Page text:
Update: Oct. 7, 2019
The Supreme Court denied the state's cert petition in Parsons. Another defeat for the Arizona Department of Corrections.
Update: Oct. 4, 2019
"Arizona Prison Health Care Should Be Public, Not Private: Federal Court Expert" by: Jimmy Jenkins, KJZZ http://kjzz.org/content/1206411/arizona-prison-health-care-should-be-public-not-private-federal-court-expert
Update: Sept. 25, 2019
An update on the 9th Circuit oral argument as reported by KJZZ: http://kjzz.org/content/1189356/arizona-argues-9th-circuit-overturn-prison-health-care-fine
Update: Sept. 23, 2019
Update: Sept. 16, 2019
In a ruling, Judge Silver denied ADC’s motion to terminate the maximum custody performance measures, finding that their arguments “make little sense” and “must be viewed with a heavy dose of skepticism.” The full ruling can be read here.
Update: Sept. 9, 2019
An update for people in prison and their loved ones
Una actualización para las personas en prisión y sus seres queridos
On March 22, 2012, we filed a lawsuit challenging the inhumane and unconstitutional failures of the Arizona Department of Corrections (ADC) to provide minimally adequate medical, mental health and dental care to people in state custody, and to end the abusive conditions in the solitary confinement units. The ACLU of Arizona is co-counsel in the case with the ACLU National Prison Project, Prison Law Office, Arizona Center for Disability Law, Perkins Coie and Jones Day.
U.S. District Court Judge Neil Wake denied the defendant’s motion to dismiss in October 2012 allowing discovery to proceed. Significant discovery was undertaken, including tours of the prisons and reports by the five plaintiffs’ experts showing system-wide problems with the prisons' health care and excessive use of solitary confinement. Discovery was especially challenging since the ADC subcontracted its medical services to a private contractor called Wexford shortly after we filed our complaint; Wexford was later removed and replaced by Corizon, the largest private medical provider for prisoners in the country. Plaintiffs’ motion for class certification was granted by the court on March 6, 2013, and the U.S. Court of Appeals for the Ninth Circuit affirmed that ruling in June 2014.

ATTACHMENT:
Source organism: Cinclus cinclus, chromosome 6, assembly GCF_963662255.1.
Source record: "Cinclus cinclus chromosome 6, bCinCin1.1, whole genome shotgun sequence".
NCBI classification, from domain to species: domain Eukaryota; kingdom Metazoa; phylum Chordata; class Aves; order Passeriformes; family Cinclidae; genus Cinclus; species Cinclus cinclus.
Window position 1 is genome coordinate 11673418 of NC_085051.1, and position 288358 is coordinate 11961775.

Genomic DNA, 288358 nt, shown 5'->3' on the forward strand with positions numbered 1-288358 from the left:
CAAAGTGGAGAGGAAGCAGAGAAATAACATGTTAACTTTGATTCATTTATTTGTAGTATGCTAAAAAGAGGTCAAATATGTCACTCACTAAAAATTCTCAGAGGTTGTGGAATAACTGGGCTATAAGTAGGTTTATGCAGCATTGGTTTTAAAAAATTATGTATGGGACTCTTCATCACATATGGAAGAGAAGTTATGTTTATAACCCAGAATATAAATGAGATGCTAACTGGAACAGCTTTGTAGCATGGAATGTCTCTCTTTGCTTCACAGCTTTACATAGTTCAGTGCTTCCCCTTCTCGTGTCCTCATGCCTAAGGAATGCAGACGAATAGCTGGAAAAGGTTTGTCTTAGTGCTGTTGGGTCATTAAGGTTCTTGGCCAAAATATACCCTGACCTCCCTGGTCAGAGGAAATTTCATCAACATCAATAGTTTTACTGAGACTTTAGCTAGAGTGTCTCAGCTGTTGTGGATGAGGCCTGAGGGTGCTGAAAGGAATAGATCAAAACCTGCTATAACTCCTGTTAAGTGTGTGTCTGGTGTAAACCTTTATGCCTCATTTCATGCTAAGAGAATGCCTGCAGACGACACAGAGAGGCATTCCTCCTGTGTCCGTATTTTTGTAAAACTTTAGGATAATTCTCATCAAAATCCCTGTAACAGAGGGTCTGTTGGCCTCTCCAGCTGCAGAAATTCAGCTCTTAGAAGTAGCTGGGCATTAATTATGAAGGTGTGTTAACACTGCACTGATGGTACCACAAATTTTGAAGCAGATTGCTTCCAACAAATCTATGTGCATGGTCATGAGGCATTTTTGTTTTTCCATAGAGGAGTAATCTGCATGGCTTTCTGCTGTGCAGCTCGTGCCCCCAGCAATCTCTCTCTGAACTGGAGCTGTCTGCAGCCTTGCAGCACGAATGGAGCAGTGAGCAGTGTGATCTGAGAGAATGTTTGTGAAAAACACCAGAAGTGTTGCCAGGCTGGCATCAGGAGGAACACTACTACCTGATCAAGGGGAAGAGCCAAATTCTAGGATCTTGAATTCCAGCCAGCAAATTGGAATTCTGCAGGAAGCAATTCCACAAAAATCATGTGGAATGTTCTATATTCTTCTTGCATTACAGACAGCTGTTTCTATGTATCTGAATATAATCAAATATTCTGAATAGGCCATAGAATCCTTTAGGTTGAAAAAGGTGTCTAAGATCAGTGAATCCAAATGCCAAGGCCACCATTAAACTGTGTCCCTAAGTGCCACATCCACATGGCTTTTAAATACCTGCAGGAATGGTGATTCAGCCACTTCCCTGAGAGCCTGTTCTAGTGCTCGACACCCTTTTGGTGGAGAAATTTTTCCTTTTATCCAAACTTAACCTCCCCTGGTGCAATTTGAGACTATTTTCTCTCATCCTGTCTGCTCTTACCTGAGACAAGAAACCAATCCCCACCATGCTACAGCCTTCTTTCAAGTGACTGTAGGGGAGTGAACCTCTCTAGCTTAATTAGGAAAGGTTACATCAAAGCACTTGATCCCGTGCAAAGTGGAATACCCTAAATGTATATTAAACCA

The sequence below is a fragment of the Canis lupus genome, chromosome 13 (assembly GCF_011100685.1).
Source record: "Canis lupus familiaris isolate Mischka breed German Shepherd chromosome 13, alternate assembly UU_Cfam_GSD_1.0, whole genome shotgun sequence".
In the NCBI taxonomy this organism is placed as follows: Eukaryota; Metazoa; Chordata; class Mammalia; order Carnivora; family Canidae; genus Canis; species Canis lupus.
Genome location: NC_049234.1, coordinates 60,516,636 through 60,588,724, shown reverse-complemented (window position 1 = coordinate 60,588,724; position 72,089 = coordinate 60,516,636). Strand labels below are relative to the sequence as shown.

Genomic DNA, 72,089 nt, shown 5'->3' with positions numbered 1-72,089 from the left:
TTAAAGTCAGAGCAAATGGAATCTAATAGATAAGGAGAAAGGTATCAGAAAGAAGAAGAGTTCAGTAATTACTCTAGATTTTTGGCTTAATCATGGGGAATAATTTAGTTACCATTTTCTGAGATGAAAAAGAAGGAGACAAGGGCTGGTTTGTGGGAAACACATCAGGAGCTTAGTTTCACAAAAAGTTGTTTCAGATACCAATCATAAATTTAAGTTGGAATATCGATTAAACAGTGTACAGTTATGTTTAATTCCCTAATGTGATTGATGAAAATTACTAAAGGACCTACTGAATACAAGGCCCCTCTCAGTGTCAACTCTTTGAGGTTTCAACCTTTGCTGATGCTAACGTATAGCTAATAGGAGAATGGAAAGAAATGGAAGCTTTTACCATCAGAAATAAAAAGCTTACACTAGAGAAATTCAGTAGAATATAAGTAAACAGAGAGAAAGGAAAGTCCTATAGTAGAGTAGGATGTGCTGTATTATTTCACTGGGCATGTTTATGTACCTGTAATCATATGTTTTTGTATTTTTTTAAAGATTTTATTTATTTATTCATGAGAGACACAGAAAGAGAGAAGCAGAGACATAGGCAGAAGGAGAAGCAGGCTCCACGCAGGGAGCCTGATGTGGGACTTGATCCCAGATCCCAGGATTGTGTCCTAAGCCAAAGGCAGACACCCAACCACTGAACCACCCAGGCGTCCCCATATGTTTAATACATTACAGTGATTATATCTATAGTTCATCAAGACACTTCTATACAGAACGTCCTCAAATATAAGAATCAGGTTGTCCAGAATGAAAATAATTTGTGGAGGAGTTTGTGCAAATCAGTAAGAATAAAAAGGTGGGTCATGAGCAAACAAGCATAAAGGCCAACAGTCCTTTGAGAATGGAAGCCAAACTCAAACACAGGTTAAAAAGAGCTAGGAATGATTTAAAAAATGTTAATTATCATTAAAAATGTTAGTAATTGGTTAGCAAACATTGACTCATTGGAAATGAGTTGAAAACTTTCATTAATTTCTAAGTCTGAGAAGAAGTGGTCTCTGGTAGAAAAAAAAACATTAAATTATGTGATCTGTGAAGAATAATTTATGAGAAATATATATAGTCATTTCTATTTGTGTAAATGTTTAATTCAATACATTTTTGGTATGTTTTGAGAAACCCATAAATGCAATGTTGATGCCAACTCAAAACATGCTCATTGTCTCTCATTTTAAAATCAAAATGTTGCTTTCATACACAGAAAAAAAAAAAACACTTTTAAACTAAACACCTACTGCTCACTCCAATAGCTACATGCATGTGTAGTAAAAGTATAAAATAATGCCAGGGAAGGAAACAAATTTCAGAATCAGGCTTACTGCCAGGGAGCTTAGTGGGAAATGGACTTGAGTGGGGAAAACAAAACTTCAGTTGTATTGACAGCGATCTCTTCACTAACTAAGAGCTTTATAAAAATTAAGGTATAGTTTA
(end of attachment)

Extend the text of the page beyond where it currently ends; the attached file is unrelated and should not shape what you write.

In October 2014, just before the beginning of trial, plaintiffs reached a settlement with defendants, which was approved by the court in February 2015. The settlement, on behalf of the more than 33,000 prisoners in Arizona’s state prisons, requires the ADC to meet more than 100 health care performance measures, covering issues such as care for prisoners with diabetes, hypertension, and other chronic conditions; care for pregnant prisoners; and dental care. The settlement also requires the ADC to overhaul the rules for prisoners with serious mental illnesses in solitary confinement. Instead of spending all but six hours a week in their cells, such prisoners will now have a minimum of 19 hours a week outside the cell, and this time must include mental health treatment and other programming. ADC must also restrict guards' use of pepper spray on these prisoners, using it only as a last resort when necessary to prevent serious injury or escape
The settlement provides for ongoing monitoring and oversight by the plaintiffs' lawyers to make sure the state is complying with its terms. More than two years after the Parsons settlement agreement with the Arizona Department of Corrections went into effect, it was clear that the ADC had not complied with its terms. ADC’s own documents showed them to be chronically out of compliance with key health care performance measures, and experts identified numerous cases in which ADC’s failure to provide minimally adequate medical and mental health care had resulted in needless suffering, aggravation of illness, and avoidable death. On October 10, 2017, the court, citing “pervasive and intractable failures to comply” with the settlement, ordered the ADC defendants to show cause why they should not be held in contempt and fined $1,000 for each prisoner who did not receive the health care services to which she was entitled under the settlement.